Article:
Alice Birch’s Revolt. She Said. Revolt Again feels like it was inspired by the Me Too movement. But it pre-dates that, having been a hit for the RSC in 2014. It is telling that the subject matter is still relevant.
This is an angry and uncompromising play. It’s comprised of a series of episodes with different characters in each. We are teased to find patterns and connections by references to bluebells and watermelons throughout, but they are, like the bunches of flowers, left to wilt. And when I hear watermelons my mind goes to Dirty Dancing. But perhaps not putting baby in the corner has some distant, if muted, connection to this piece
If there is a common thread it’s the dissection of language to expose how it undermines or ignores the female perspective in an alarmingly casual way. The sketches begin in comic mode as a couple, we assume returning from a date, engage in verbal foreplay. His attempts at seduction are each deconstructed by her forensic analysis of his choice of words. Such as objecting to having her dress ‘peeled’ off: ‘I’m not a potato!’
The second scene has a woman asking not to work Monday’s because she wants to sleep more. The man (someone from HR, her boss?) offers ever more tempting inducements like free cake or exercise classes or happy hour at the roof-top bar on top of the office to keep her at work. As with the previous scene, he fails to understand what he’s being asked. Offering more bribes for someone so they don’t have to leave the office even to eat or sleep or exercise is not a solution for someone who wants to spend less of their life at work.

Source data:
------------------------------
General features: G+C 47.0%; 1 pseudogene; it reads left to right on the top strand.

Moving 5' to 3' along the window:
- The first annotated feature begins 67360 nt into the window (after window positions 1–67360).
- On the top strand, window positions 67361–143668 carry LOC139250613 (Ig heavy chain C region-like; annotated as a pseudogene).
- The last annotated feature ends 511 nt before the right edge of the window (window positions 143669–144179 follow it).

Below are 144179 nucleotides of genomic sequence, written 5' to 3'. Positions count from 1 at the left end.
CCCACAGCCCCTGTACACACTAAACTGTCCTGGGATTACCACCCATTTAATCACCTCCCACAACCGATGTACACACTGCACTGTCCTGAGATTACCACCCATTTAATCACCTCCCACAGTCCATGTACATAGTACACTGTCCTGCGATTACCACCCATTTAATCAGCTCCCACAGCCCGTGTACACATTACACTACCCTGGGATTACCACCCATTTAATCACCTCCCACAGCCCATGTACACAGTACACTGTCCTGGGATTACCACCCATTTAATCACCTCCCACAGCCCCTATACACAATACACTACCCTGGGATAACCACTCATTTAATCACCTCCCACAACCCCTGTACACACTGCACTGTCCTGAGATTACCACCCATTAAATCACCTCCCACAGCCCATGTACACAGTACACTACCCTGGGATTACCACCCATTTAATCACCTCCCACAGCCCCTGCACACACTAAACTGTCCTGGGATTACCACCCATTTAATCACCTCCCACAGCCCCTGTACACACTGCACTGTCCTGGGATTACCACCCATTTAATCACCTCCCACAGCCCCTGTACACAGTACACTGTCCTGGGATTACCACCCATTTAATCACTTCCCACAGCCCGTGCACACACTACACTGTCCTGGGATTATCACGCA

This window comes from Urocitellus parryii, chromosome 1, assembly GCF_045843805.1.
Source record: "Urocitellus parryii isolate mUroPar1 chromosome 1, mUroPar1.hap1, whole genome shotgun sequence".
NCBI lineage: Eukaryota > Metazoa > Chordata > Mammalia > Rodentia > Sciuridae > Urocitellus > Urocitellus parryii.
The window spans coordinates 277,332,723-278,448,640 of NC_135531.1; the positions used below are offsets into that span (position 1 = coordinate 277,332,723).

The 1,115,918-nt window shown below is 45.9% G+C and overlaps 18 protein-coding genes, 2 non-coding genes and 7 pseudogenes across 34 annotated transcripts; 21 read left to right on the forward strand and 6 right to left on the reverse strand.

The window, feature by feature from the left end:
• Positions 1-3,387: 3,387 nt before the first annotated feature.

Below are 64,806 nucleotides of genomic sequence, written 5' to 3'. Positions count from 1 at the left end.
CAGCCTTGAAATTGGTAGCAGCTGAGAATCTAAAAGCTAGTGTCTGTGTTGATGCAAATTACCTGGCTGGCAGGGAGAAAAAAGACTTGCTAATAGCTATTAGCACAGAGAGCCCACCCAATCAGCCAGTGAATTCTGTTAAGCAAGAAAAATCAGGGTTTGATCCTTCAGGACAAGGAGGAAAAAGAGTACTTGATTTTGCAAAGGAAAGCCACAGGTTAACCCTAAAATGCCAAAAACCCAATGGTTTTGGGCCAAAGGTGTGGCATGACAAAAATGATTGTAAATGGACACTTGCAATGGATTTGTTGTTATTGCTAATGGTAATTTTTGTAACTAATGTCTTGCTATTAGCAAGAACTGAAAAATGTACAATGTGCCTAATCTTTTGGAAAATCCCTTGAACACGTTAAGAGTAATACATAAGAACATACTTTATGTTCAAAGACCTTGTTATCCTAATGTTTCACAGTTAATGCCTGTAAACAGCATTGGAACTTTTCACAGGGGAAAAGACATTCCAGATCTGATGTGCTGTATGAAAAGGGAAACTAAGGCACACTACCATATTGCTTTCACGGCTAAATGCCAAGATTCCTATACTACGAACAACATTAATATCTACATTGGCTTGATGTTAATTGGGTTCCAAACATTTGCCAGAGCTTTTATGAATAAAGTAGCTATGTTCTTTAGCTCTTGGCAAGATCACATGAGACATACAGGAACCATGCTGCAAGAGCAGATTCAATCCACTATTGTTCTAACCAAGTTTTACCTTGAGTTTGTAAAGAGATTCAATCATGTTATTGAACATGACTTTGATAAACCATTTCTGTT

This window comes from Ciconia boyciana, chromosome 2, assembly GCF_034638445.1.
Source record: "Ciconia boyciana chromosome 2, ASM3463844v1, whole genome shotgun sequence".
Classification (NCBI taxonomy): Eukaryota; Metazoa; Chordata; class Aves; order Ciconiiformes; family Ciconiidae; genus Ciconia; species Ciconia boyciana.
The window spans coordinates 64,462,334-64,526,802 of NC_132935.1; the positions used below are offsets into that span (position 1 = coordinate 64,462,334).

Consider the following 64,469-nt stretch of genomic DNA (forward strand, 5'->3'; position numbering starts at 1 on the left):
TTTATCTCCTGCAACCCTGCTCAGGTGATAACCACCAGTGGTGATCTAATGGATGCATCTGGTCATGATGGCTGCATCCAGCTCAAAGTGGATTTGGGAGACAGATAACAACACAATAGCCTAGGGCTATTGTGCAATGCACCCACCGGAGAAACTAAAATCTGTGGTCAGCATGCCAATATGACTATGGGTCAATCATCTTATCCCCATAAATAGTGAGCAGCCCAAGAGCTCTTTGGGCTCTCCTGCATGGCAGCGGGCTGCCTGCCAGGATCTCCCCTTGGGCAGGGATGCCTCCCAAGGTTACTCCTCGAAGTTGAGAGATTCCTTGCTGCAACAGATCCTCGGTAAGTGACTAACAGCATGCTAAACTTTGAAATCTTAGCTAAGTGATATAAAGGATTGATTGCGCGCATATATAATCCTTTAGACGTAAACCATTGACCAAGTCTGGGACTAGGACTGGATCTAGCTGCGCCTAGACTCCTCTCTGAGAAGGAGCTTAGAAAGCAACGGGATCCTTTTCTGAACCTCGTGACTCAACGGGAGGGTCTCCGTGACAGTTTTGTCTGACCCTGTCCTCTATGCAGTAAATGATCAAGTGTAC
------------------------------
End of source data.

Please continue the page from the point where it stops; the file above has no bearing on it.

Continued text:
As the scenes progress they become darker, the characters less connected to each other. The structure becomes more vague until eventually even language itself collapses as characters talk across each other and at the audience, leaving us no chance to follow a thread, but just catching key words. This makes the later scenes somewhat less effective. You find yourself stepping out of the moment and thinking about how hard you are working to keep tuned in to the story.
The play is uncompromising in its message that, despite what we may experience ourselves and what legislation says ought to happen, there are deep-rooted societal barriers to women having an equal voice.
The large cast assembled for this production by Blue Stocking Effigy is impressive. The Space never allows any actor to get away with anything except the most committed of performances. It’s altogether too intimate for that. Fortunately this group are all completely on top of their game, clearly supporting and engaging with each other in focused and passionate playing. This is just the kind of piece which is so well suited to The Space.
Whatever your personal position on the issues raised here, you’ll find this an arresting and rewarding piece of theatre which boldly challenges established norms and leaves you with no choice but to think about your own approach, language and behaviour.
Revolt. She Said. Revolt Again is at The Space until 2 February 2020.